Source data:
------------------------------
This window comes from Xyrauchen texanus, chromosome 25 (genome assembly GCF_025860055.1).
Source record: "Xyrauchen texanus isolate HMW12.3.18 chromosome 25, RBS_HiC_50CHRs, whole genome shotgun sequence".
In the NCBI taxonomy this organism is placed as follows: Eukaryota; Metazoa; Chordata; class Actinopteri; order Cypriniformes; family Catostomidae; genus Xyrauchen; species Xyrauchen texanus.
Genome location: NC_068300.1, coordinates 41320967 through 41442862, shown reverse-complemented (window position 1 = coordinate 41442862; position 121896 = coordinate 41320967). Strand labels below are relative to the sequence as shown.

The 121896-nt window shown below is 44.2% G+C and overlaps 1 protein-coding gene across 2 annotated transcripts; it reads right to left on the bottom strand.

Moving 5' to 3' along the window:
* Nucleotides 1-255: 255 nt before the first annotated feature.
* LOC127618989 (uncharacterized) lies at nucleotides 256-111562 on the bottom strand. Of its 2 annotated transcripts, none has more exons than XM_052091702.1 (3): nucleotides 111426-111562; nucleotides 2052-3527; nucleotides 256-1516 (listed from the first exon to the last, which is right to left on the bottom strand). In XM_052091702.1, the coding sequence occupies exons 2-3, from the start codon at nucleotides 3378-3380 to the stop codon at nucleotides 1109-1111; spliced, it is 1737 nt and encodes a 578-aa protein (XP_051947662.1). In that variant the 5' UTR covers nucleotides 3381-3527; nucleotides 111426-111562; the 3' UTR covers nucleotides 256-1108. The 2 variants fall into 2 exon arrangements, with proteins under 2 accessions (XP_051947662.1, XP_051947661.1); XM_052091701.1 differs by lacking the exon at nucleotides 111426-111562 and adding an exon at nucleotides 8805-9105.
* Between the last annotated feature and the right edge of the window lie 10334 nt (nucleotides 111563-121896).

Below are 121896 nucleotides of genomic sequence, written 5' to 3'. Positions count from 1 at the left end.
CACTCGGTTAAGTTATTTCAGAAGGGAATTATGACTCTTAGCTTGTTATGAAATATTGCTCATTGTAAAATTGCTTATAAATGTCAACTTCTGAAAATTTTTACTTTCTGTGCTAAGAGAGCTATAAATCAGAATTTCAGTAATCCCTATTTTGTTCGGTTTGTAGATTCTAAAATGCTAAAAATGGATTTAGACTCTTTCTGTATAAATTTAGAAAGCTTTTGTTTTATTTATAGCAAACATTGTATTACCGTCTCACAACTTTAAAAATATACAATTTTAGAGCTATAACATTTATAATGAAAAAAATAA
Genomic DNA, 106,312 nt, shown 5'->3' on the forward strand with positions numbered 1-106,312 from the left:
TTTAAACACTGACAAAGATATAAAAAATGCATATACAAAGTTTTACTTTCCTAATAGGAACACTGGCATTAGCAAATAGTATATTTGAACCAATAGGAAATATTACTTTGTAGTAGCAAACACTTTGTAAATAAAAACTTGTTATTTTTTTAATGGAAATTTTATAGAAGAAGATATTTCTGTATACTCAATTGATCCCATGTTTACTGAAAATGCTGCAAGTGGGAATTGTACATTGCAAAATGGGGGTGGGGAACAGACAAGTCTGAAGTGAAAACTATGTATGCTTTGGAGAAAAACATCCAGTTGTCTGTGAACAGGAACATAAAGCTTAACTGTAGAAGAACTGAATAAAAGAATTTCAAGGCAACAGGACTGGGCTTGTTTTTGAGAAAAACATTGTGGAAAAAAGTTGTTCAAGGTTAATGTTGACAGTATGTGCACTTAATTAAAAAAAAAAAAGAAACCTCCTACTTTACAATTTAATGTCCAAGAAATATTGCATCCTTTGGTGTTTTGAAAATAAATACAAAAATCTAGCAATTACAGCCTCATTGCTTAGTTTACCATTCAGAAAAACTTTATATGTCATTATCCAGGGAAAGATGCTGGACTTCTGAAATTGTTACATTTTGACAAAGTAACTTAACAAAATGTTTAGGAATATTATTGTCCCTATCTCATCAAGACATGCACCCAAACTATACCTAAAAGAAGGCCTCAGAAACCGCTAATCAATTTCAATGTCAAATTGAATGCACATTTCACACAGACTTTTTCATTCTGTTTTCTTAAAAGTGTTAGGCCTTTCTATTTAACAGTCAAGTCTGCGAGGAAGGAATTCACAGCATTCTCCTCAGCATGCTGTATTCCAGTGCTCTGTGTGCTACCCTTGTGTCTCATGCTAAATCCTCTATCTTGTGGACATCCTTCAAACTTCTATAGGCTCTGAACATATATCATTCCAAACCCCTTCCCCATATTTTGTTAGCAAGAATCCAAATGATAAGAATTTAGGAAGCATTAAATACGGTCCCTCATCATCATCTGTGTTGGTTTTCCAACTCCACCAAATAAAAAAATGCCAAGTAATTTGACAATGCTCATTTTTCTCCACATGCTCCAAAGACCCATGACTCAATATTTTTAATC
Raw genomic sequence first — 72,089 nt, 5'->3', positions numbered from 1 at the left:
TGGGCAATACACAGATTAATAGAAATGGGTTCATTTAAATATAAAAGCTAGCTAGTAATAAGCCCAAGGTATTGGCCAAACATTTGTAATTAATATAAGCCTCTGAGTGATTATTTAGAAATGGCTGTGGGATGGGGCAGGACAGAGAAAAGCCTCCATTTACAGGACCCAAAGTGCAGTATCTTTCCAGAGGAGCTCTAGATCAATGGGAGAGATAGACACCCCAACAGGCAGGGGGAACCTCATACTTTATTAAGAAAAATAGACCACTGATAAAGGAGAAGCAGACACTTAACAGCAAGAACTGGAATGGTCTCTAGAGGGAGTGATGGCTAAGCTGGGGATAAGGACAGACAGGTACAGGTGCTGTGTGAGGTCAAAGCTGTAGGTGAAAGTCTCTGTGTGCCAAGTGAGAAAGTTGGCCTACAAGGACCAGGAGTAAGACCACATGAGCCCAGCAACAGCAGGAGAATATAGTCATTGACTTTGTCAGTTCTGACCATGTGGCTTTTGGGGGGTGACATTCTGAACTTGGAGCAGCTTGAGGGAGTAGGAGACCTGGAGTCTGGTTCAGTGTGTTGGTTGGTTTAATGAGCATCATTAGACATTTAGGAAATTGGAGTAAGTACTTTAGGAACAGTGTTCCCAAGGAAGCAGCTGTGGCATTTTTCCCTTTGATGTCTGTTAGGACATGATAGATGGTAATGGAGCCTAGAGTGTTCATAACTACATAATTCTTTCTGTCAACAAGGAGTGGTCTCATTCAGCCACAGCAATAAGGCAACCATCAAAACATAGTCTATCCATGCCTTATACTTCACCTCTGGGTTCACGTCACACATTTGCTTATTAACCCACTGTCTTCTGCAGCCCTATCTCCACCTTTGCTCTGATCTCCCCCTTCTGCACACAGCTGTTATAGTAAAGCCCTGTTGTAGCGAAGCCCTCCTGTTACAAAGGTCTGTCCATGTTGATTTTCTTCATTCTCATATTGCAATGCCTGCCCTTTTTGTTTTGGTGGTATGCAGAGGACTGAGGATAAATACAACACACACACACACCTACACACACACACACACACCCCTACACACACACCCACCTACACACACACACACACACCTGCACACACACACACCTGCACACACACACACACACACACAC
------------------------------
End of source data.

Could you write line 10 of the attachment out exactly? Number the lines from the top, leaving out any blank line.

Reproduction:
Below are 121896 nucleotides of genomic sequence, written 5' to 3'. Positions count from 1 at the left end.